Does anyone know of a lossless archiving program? I need to compress GIANT (~10-20GB) AVI files for storage. I need to be able to extract the exact DV-AVI data that I put into it. It would be nice if it were made some reputable vendor or party as this is personal video.
I tried a lossless codec a while ago called Huffy YUV (google it) but didn’t have much luck with it since my vid editors at the time didn’t like it. Might work for you tho.
Otherwise, maybe just good ol’ zip?
(BTW, I archive my anims in PNG frames - lossless compression and the flexibility to encode for the specific situation - except in interlaced applications… maybe those are going the way of the dinosaurs, tho, eh? )
I tried Huffy YUV in VirtualDub, but I was getting a projected file size 3 times the original video.
These are home videos of my family that I am compressing. I thought maybe some high performance archiver could cut the size, but WinRAR wasn’t doing too good of a job with it. I remembered that just after I posted this, when we recorded the videos on harddrive, I recorded them as DV-AVI (which is a compressed format). One of my test files, WinUHA was able to shave off 153.6MB. But it has a 2GB archive limit.
I don’t understand your request: you have some DV tapes and want to back up, right?
Let’s assume that:
- the recorded movie on the tape is obviously in DV format, which is NOT a lossless format, so the source itself is already compressed.
- aquiring with a firewire port the video to the PC outputs a AVI with DV codec inside which is the exact copy of the tape data.
- converting it to a lossless format (and Huffy YUV is the best) won’t obviously add any detail to the video but will increase size (because as said before, DV is a compressed codec).
- converting to another codec to get a smaller size is possible only applying another compression on it (like excellent Xvid) but quality will be affected. If you use high quality settings the decreased quality will be minimal.
so, what’s the point? why you want to save something compressed in a lossless format?
Yeah, if you have something that’s already in DV video, then you can’t get it any smaller with a lossless codec, since DV video is lossy.
If it’s 10GB of video, and you ripped it right off your DV device, then it sounds like you have a lot of video (3 hrs, my guess?). If that’s the case, welcome to the world of digital video editing; you need a LOT of storage space.
The DV codecs compress each frame individually (like a JPEG sequence). I would recommend encoding the files in a high-bitrate MPEG4 codec, like XviD , Microsoft MPEG4, H.264, etc. It should be high enough that you don’t notice the difference.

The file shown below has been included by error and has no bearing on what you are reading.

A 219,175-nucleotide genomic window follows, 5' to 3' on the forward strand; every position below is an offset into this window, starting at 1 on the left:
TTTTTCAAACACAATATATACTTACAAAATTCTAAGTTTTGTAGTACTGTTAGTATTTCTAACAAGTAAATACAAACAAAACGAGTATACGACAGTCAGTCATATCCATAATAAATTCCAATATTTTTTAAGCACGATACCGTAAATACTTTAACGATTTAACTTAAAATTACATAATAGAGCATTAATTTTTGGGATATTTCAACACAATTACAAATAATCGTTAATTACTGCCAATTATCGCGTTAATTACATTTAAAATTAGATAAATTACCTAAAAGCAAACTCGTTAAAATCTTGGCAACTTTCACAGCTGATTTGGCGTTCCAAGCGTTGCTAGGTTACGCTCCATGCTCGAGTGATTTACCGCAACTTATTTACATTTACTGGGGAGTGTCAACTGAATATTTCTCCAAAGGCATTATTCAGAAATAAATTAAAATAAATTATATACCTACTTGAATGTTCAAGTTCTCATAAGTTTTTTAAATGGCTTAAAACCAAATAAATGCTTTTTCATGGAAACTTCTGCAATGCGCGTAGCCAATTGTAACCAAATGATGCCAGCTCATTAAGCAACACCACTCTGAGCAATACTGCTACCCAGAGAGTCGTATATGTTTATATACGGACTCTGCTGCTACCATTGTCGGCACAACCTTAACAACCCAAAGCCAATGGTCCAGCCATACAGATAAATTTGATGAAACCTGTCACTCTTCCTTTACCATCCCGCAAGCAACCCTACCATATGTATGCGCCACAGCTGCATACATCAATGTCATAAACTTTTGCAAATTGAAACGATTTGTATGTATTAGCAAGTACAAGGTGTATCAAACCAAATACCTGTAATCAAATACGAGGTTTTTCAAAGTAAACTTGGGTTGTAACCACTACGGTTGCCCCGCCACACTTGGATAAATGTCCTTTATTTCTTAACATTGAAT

Just remember that when you do that it might be harder for other video editors to read those files correctly. When I used Premier, I could only effectively scrub the video for accurate cuts using DV codec videos, because there are no keyframes (see previous paragraph).
So, if you plan on editing these later, keep them in the DV codec. If they are finallized and you just want a backup, and there’s no way you can/want to back something up that big, then you can go ahead and do an MPEG4 codec, and probably an MPEG2 so you can put it on a DVD. Otherwise, you’ll havet to pay the price.
For backups, I’d recommend getting a dual-layer DVD burner (they are cheap now). They can hold 8GB or so. If you just have one video file, you can split it up so that it can fit on two of those discs.
Thank you for the replies. Yes, the avi files are a couple hours of home video. I have a 250GB drive filled with video and was trying to back it up on a slightly smaller drive. Oh well, I could back up a few of the videos.
Again thanks for the help.
Just let your original miniDV tapes be the backup (don’t overwrite them - they’re cheap). Whatever you capture to your PC is only for producing edited footage for output to an alternate media, such as DVD. If you must “backup” your edited footage without losing quality, most consumer editors allow you to “record” back to miniDV tapes in your camcorder via the same firewire connection. Tape backup’s still a cost-effective method.
Just let your original miniDV tapes be the backup (don’t overwrite them - they’re cheap). Whatever you capture to your PC is only for producing edited footage for output to an alternate media, such as DVD. If you must “backup” your edited footage without losing quality, most consumer editors allow you to “record” back to miniDV tapes in your camcorder via the same firewire connection. Tape backup’s still a cost-effective method.[/quote]
These videos are off of VHS. We recorded them to the computer using a borrowed camcorder that was able to convert between the two. The reason that a backup would be nice is, I have accidently deleted one of these files. I would like to back up the rest so I do repeat the same mistake during editing.
A couple of thots: you still have the “tape backup” in the original VHS tapes, right? You can always re-capture (see below.) Secondly, if your original is only VHS quality, you’re not going to even notice any quality loss due to a lossy compression like DivX or Xvid. Your source resolution (VHS) is 320x240 or less (roughly) and interlaced to boot. I’d say, go ahead and crunch it down. You’ll likely not even notice the difference.
There are some pretty cheap USB 2.0 conversion devices available. I’ve used and could recommend an AverMedia unit that’s less than a $80 I think… probably not something you want to invest in for just one project tho…
Bummer on the accidental delete. I did that on an animation project a long time ago (before I knew much about video resolutions & compression qualities, etc…) and kicked myself repeatedly for it. (I ended up re-doing it in blender, tho, so it came out better in the end!) I know your pain, my friend! :-? :x